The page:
To try to love someone more than oneself is to try to love them as more than human; but while this putting-people-on-super-high-pedestals sounds good in poetry, in practice it does neither yourself nor them good. Indeed, it generally means either that you are not treating yourself as human or that you are not doing for them what they require as human beings. To talk about loving another human being more than oneself puts one, in addition, into a very vague realm; loving God more than oneself is constrained by the fact that God is at the limit, the highest of the high, and gets some definiteness of content from that, but to love a human being more than oneself does not have this assistance. To love them as yourself, however, provides constraints on what can count. Indeed, the constraints it provides are especially useful against hypocrisy, since precisely what the hypocrite is most likely to do is to try to evade treating others as himself, under whatever excuse he can manage (and that you are somehow doing more and better for others is the handiest excuse).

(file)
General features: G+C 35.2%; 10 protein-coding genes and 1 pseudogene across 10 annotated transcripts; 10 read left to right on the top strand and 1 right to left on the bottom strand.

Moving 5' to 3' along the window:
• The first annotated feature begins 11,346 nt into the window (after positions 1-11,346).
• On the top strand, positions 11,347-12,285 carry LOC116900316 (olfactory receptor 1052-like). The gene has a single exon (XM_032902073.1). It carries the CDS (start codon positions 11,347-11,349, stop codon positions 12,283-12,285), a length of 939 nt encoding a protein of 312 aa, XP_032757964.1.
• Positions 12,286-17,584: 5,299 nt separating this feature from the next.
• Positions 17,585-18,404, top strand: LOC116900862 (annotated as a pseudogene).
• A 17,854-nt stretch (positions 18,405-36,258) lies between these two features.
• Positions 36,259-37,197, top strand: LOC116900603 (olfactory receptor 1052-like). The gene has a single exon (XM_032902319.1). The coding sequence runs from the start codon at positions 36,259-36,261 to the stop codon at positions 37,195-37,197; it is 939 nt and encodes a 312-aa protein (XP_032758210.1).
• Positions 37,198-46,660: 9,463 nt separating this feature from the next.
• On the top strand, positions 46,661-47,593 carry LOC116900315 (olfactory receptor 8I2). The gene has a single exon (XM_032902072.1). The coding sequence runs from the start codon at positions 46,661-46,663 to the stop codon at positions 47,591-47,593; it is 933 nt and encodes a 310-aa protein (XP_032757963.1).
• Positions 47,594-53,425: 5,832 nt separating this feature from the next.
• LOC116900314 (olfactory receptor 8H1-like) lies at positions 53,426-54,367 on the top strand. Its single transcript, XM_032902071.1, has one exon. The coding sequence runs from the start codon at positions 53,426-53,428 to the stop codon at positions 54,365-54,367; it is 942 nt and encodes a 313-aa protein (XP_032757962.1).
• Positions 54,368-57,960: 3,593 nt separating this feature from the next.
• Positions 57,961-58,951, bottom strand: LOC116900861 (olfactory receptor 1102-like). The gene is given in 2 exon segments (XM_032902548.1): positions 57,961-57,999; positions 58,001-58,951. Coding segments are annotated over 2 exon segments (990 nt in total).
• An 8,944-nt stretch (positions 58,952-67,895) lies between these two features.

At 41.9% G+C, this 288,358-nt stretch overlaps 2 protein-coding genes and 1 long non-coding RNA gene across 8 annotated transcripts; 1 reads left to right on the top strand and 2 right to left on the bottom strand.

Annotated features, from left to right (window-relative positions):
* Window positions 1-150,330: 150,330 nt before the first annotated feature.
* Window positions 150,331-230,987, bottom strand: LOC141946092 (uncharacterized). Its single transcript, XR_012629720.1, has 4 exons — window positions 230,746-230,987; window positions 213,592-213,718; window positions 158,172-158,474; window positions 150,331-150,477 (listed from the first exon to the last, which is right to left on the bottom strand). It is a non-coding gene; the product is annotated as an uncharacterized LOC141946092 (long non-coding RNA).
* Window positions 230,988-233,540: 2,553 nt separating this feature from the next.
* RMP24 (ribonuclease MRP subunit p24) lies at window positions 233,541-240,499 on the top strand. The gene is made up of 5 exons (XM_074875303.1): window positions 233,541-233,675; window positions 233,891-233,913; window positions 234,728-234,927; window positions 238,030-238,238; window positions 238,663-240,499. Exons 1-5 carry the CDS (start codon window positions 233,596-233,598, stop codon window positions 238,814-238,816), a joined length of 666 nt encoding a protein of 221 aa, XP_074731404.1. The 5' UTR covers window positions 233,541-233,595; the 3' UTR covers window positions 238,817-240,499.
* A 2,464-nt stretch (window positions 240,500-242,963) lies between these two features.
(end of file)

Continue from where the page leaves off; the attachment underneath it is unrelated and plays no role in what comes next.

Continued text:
(2) The only other way for the hypocrite to evade the force of the law is to fudge about who is to be loved as himself. But in requiring love of the neighbor, we find yet another opposition to hypocrisy in love. When we ordinarily think of loving others, we think of loving them as friends, or loving them as lovers; but the royal law tells us plainly we are to love our neighbor, that is, the person in some way near us. This neighbor is, as we learned in (1), not nearer than ourselves; but loving one's neighbor as oneself requires taking them as being, morally speaking, as near as ourselves:

The concept of neighbour really means a duplicating of one's own self. Neighbour is what philosophers would call the other, that by which the selfishness in self-love is to be tested. (p. 37)

Putting the standard as yourself together with the neighbor opposes selfishness, because, as Kierkegaard says (p. 38) "what selfishness absolutely cannot endure is duplication"; selfishness requires thinking of yourself as the self alone, the self that matters. What is more, the duplication of self, the treating of others as other selves is indefinite. If there is only one other person, that person is your neighbor; if there are a million people, they are each your neighbor.